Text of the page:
asked the Secretary of State for the Colonies whether his attention has been called to the attack on the Mater Infirmorum Hospital, Belfast, on the night of Monday, 5th June, between 11.15 and midnight, by armed forces under the control and direction of the Government of Northern Ireland; whether he is aware that the attack lasted upwards of 40 minutes, during which time a constant fusillade of bullets was rained on the hospital from Crown forces in Crumlin Road Gaol and surrounding streets, windows being smashed, and bullets flattening themselves against the walls of the wards, in which lay sick and wounded men, women and children; that the patients, many of whom were hysterical, had to be removed from their beds and laid on the floors, where they remained for over an hour; that after the cessation of fire the hospital was raided by three separate parties of special constables, some of whom were under the influence of drink, and the doctors, sisters in charge and lay nursing staff subjected to insult and indignity; that the attack took place during curfew hours, when the special constables and Crown Forces had full control and possession of the streets; and whether he will cause a full and searching inquiry into this whole matter?
On a point of Order. Before the question be answered, may I ask, in reference to this and question 51 on the same subject what is the distinction in principle between these questions and numerous questions which it was desired to put from this side of the House—questions which you, Mr. Speaker, have not allowed, on the ground that the responsibility for the administration in Northern Ireland had been conferred upon the Northern Parliament? You will observe that at the end of this question my hon. Friend opposite has, with an intention which we can all understand, brought in a reference to the Crown Forces. That was also done in former questions, on which you informed the House that the Crown Forces in Ireland could act only at the request of the civil power, and on that ground you disallowed the questions, although I am unable to distinguish them in principle from the question now asked. It would be an assistance to the House in framing future questions if you would explain why the one question is allowed and the other disallowed.
This question was not specially brought to my notice; but the ground I have taken is this, that until the House was asked to vote a sum of money in aid of the Special Constabulary in Northern Ireland, I had declined questions dealing with the action of the police in Ireland, but when such a Vote was brought before the House, it clearly altered the situation, and I did not feel justified in refusing questions about the conduct of the police in Ireland.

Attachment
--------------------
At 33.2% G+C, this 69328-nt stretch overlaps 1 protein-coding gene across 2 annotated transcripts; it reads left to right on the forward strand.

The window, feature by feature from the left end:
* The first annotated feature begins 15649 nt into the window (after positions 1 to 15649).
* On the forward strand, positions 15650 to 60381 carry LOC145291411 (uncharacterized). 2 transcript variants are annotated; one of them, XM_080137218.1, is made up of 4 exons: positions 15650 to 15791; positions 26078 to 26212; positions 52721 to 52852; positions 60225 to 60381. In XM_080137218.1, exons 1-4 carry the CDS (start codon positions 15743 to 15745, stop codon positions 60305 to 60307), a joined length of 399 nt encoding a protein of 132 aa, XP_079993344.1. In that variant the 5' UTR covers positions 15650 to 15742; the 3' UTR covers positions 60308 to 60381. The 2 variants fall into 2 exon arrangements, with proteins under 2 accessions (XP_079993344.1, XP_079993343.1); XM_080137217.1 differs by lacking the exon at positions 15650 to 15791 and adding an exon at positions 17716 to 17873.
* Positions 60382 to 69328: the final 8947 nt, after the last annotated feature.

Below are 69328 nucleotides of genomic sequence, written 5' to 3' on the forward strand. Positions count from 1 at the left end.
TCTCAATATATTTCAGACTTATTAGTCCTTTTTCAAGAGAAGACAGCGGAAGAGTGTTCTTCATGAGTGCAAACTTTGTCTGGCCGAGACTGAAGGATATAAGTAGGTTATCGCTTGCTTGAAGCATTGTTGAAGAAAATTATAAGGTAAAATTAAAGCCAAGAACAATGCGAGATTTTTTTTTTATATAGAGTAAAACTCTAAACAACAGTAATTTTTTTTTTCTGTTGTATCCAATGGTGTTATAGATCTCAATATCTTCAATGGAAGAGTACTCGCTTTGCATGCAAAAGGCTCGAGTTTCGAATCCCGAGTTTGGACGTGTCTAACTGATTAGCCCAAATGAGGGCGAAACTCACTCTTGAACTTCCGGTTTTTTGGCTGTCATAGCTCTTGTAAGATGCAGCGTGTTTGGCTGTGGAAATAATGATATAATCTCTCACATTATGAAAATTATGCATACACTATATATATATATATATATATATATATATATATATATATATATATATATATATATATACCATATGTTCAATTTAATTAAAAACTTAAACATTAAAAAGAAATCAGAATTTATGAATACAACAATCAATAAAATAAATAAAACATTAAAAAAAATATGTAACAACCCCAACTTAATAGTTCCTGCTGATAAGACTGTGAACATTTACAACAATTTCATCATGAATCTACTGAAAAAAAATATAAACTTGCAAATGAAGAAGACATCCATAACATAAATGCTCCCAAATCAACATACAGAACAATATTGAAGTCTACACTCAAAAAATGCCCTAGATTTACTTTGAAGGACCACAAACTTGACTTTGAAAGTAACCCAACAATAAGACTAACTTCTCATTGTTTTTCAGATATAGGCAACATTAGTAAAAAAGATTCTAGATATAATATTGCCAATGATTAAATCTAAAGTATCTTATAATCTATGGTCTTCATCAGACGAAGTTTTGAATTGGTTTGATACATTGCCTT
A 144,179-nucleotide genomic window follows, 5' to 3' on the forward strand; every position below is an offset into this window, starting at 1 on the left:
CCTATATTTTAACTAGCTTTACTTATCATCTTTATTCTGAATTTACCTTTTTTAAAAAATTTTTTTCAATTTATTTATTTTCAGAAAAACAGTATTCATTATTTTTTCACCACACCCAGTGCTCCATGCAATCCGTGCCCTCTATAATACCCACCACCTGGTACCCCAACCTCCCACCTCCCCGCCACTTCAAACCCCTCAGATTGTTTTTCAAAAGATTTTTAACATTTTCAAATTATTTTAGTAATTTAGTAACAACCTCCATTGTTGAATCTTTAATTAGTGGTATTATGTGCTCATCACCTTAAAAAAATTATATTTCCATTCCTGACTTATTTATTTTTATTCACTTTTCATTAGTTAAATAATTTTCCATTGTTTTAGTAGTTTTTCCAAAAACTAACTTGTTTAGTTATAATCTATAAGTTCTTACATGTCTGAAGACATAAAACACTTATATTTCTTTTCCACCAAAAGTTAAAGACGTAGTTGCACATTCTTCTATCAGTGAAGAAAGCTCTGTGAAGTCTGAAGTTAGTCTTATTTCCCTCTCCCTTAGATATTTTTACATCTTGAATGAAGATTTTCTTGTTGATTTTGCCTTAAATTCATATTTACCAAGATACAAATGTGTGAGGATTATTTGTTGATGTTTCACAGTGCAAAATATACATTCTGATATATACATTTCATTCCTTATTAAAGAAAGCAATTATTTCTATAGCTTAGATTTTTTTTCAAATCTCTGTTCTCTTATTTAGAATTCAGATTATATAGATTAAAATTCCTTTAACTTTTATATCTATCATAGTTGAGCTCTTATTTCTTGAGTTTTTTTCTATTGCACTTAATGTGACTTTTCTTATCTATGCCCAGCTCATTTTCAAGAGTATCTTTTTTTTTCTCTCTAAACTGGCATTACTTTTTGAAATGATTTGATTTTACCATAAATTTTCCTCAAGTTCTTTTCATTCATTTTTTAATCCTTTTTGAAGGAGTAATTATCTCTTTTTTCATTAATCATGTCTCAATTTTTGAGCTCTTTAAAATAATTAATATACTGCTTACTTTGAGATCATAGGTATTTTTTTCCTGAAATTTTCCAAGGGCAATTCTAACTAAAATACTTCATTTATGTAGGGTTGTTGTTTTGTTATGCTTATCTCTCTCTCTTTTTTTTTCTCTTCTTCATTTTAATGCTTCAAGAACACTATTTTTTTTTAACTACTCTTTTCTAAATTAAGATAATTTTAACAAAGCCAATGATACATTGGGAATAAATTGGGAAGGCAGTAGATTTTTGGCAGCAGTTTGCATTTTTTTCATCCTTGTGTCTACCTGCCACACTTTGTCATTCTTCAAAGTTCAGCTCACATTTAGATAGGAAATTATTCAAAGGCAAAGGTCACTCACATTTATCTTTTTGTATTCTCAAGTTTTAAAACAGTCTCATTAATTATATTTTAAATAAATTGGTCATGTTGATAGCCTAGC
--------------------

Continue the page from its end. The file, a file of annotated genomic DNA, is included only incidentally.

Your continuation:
I would refer the hon. Member to the OFFICIAL REPORT issued on the 8th instant, of the inquiry into this matter which has already been held by the Ministry of Home Affairs for Northern Ireland. I can see no ground for a further inquiry into the matter.
What redress is there in the case of a great institution like this, when forces of the Crown attack patients, nurses and doctors, and fire into hospital wards? Is there to be no redress for criminal conduct of that character carried on by officers of the Crown, paid for by this Parliament?
I think that the statements which have appeared have been very much exaggerated in regard to this incident. It appears that a certain number of shots were fired at the gaol from the direction of the Mater Hospital, and that the special constables around and in the gaol fired a certain number of shots back, with the result that a number of windows were broken. However, no one was hurt.
Where did the right hon. Gentleman get that information? Is it not a fact that the police inquirer who inquired into the incident distinctly stated that there was no evidence of any shots having been fired from the direction of the hospital? Does the right hon. Gentleman stand up and justify firing at a hospital because persons somewhere else fired at the police? Did this not occur during curfew, when there were no civilians in the streets, and may I tell him that this was a deliberate and monstrous thing?
I do not justify a great number of things which are going on in Ireland at the moment, and particularly in Northern Ireland. I regret them very much indeed. My hon. Friend ought to remember that there is another place where these particular questions of administration in Belfast can be much better raised, though I quite agree that we share to some extent in the responsibility of the Northern Government.
In view of the fact that the right hon. Gentleman pays for the malefactors guilty of this conduct, am I not entitled to put the question to him, and is a matter of this sort, that is being taken up by the International Red Cross Society, not one that the Government ought to interfere in and prevent a repetition of? On certain occasions have not wounded persons being taken to this hospital been attacked by mobs who have gathered around the hospital?
I must have notice of that question.